It will be noted that in part the question is based upon the diagnosis of Dr. Ruedy and the assumption that on November 12, 1931, deceased had strained himself while lifting a heavy sack of peanuts. There being no competent evidence of the latter fact and the mere opinion of one physician not being a proper basis for a hypothetical question addressed to another physician, no error was committed in sustaining the objection: Louisville N.A. C.R. Co. v. Falvey, 104 Ind. 409 ( 3 N.E. 389, 4 N.E. 908); Ward v. Aetna Life Ins. Co., 82 Neb. 499 ( 118 N.W. 70); Crozier v. Minneapolis St. R. Co., 106 Minn. 77 ( 118 N.W. 256); People v. Bowen, 165 Mich. 231 ( 130 N.W. 706); McComas v. Wiley, 134 Md. 572 ( 108 A. 196); Pecos N.T. Ry. Co. v. Coffman, 160 S.W. 145; Hutchinson v. Missouri Pac. Ry. Co., 288 S.W. 91, and cases there cited.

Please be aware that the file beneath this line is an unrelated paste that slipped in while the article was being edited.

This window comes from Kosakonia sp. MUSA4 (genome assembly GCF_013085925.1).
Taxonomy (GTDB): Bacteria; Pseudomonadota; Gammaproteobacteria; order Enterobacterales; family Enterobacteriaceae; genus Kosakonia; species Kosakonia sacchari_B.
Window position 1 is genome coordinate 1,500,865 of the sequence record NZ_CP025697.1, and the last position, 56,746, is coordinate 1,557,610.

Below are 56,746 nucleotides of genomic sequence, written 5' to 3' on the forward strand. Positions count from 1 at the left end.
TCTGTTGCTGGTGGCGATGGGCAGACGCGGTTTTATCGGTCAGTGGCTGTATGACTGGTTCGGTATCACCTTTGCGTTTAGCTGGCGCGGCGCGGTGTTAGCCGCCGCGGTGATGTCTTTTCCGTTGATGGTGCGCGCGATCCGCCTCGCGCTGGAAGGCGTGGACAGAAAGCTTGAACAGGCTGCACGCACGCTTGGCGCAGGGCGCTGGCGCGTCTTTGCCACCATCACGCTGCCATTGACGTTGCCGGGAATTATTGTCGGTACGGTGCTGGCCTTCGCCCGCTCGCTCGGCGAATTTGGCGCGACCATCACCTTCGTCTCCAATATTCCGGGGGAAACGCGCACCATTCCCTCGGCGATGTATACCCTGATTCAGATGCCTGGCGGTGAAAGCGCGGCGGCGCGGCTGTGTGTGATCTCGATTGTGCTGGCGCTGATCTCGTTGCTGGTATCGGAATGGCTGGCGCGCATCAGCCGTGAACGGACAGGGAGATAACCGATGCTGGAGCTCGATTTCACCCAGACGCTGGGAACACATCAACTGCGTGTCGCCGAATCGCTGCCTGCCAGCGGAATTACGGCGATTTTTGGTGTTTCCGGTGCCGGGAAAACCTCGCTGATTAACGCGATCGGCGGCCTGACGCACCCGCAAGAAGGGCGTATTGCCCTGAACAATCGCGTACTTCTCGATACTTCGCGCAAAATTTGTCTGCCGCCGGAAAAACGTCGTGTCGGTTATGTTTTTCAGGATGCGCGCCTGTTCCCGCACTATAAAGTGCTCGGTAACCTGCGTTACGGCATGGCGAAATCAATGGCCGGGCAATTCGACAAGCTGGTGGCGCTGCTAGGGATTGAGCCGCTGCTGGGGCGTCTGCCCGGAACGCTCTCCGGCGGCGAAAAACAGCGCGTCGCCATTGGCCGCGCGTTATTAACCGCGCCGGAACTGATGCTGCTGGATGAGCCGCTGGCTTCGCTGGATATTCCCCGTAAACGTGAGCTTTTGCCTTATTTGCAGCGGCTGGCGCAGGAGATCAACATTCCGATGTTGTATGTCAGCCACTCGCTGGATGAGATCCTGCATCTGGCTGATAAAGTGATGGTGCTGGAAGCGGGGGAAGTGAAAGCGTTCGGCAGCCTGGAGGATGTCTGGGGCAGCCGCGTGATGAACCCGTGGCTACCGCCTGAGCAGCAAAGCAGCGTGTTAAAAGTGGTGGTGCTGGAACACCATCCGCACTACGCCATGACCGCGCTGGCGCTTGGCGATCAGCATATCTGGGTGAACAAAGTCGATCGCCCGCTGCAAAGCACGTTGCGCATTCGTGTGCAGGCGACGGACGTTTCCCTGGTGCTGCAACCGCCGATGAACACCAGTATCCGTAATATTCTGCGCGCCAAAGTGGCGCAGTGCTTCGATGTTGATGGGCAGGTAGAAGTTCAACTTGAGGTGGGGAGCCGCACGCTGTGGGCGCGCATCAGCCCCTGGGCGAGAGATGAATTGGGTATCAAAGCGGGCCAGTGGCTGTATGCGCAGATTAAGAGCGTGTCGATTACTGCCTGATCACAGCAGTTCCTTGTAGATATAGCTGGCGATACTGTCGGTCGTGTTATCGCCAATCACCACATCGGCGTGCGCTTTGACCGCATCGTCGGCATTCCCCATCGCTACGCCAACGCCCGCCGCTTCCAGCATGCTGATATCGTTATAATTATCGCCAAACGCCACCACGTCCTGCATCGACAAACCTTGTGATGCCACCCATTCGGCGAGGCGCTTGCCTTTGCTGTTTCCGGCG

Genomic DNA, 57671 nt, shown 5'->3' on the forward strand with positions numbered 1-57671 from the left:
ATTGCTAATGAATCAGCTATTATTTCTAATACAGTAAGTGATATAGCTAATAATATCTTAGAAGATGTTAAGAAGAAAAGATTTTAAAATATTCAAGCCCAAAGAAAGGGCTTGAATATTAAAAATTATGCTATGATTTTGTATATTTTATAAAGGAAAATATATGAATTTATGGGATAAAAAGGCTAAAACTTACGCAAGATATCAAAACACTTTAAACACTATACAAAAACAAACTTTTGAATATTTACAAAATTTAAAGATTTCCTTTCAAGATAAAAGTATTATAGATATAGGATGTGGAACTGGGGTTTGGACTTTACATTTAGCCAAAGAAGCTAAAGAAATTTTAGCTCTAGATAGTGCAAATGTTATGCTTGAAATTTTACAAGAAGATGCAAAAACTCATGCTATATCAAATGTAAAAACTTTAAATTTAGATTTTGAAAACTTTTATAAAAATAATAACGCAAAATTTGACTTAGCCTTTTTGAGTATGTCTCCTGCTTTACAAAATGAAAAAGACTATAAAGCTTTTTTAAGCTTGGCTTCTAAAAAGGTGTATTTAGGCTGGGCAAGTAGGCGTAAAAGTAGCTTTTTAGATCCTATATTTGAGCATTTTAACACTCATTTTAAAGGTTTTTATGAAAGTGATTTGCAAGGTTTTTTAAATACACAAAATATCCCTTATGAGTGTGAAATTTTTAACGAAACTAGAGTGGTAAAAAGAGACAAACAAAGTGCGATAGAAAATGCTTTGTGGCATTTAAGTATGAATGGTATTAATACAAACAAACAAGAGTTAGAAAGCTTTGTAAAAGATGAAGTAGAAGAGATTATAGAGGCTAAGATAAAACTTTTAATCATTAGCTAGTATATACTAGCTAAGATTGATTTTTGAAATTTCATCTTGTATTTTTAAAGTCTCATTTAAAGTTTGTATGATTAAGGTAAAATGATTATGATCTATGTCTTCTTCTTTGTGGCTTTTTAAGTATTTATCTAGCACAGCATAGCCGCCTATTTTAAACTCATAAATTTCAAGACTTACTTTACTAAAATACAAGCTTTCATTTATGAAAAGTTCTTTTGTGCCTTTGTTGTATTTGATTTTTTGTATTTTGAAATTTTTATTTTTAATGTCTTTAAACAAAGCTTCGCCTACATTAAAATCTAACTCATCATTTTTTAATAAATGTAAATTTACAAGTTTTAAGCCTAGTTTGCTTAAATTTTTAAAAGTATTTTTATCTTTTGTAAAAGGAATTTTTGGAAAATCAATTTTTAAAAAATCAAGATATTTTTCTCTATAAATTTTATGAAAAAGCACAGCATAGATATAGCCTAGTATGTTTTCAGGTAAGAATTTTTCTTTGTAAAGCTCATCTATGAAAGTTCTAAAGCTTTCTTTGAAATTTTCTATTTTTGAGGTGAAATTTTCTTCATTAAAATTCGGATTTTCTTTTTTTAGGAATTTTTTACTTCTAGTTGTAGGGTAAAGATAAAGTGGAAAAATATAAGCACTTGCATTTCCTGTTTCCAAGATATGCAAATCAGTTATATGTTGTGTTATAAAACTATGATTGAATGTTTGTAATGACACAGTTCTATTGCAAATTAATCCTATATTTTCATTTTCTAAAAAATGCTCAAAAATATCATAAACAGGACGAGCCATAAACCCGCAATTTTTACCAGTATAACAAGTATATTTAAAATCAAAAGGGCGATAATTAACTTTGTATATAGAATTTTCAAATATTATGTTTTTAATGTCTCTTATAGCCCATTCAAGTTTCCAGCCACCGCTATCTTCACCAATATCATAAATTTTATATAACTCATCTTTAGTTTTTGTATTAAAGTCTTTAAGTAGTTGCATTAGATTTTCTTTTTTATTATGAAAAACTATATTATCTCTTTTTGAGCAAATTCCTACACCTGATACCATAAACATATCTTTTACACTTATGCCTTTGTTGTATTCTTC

In holding that the diagnosis in this case by Dr. Ruedy was an expression of his opinion, we are actuated in so doing because the statement made by decedent, as to the cause of the injury, was one of the grounds upon which that diagnosis was based. A different phase would be presented if, based wholly upon his own knowledge, Dr. Ruedy had merely described decedent's symptoms, malady, or other physical condition, no matter whether that description was couched in technical terms or merely in language any one could understand. The fact that the writer resorted to a dictionary to ascertain that cardio-renal means pertaining to the heart and kidney; that mellitus is derived from the Greek word meaning honey, and that the derivation of diabetes indicates a flowing, creates no inclination on his part to believe that those terms could not be used as merely descriptive of a physiological condition. When so used, whether by an expert or a non-expert, the condition so described could be incorporated in a hypothetical question to be propounded to an expert.